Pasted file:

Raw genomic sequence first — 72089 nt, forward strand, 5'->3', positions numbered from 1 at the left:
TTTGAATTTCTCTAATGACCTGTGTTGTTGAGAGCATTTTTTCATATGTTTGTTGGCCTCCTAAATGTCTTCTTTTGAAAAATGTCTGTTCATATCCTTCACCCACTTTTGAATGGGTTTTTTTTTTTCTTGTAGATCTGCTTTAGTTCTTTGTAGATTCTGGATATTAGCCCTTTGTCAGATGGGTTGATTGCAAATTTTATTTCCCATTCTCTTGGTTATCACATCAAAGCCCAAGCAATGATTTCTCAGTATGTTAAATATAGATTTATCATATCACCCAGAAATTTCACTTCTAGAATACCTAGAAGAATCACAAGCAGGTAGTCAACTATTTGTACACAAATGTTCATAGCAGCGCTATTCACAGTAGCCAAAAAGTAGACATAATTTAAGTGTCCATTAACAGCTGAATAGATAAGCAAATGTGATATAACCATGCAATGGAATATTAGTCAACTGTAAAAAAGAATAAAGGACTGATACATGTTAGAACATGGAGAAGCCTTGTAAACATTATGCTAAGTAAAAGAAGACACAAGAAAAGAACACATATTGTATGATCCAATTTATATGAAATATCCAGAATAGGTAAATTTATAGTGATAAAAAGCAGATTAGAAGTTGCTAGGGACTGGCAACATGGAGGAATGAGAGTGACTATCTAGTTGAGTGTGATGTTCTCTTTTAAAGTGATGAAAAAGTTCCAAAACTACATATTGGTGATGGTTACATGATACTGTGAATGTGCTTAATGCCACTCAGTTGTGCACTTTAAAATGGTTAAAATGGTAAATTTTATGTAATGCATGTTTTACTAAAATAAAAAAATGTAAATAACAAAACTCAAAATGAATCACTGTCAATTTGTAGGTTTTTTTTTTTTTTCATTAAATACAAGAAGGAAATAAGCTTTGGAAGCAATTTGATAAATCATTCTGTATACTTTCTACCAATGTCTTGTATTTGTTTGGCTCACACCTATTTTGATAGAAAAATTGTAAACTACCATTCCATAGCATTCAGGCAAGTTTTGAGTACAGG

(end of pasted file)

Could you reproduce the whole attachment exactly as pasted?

Raw genomic sequence first — 72089 nt, forward strand, 5'->3', positions numbered from 1 at the left:
TTTGAATTTCTCTAATGACCTGTGTTGTTGAGAGCATTTTTTCATATGTTTGTTGGCCTCCTAAATGTCTTCTTTTGAAAAATGTCTGTTCATATCCTTCACCCACTTTTGAATGGGTTTTTTTTTTTCTTGTAGATCTGCTTTAGTTCTTTGTAGATTCTGGATATTAGCCCTTTGTCAGATGGGTTGATTGCAAATTTTATTTCCCATTCTCTTGGTTATCACATCAAAGCCCAAGCAATGATTTCTCAGTATGTTAAATATAGATTTATCATATCACCCAGAAATTTCACTTCTAGAATACCTAGAAGAATCACAAGCAGGTAGTCAACTATTTGTACACAAATGTTCATAGCAGCGCTATTCACAGTAGCCAAAAAGTAGACATAATTTAAGTGTCCATTAACAGCTGAATAGATAAGCAAATGTGATATAACCATGCAATGGAATATTAGTCAACTGTAAAAAAGAATAAAGGACTGATACATGTTAGAACATGGAGAAGCCTTGTAAACATTATGCTAAGTAAAAGAAGACACAAGAAAAGAACACATATTGTATGATCCAATTTATATGAAATATCCAGAATAGGTAAATTTATAGTGATAAAAAGCAGATTAGAAGTTGCTAGGGACTGGCAACATGGAGGAATGAGAGTGACTATCTAGTTGAGTGTGATGTTCTCTTTTAAAGTGATGAAAAAGTTCCAAAACTACATATTGGTGATGGTTACATGATACTGTGAATGTGCTTAATGCCACTCAGTTGTGCACTTTAAAATGGTTAAAATGGTAAATTTTATGTAATGCATGTTTTACTAAAATAAAAAAATGTAAATAACAAAACTCAAAATGAATCACTGTCAATTTGTAGGTTTTTTTTTTTTTTCATTAAATACAAGAAGGAAATAAGCTTTGGAAGCAATTTGATAAATCATTCTGTATACTTTCTACCAATGTCTTGTATTTGTTTGGCTCACACCTATTTTGATAGAAAAATTGTAAACTACCATTCCATAGCATTCAGGCAAGTTTTGAGTACAGG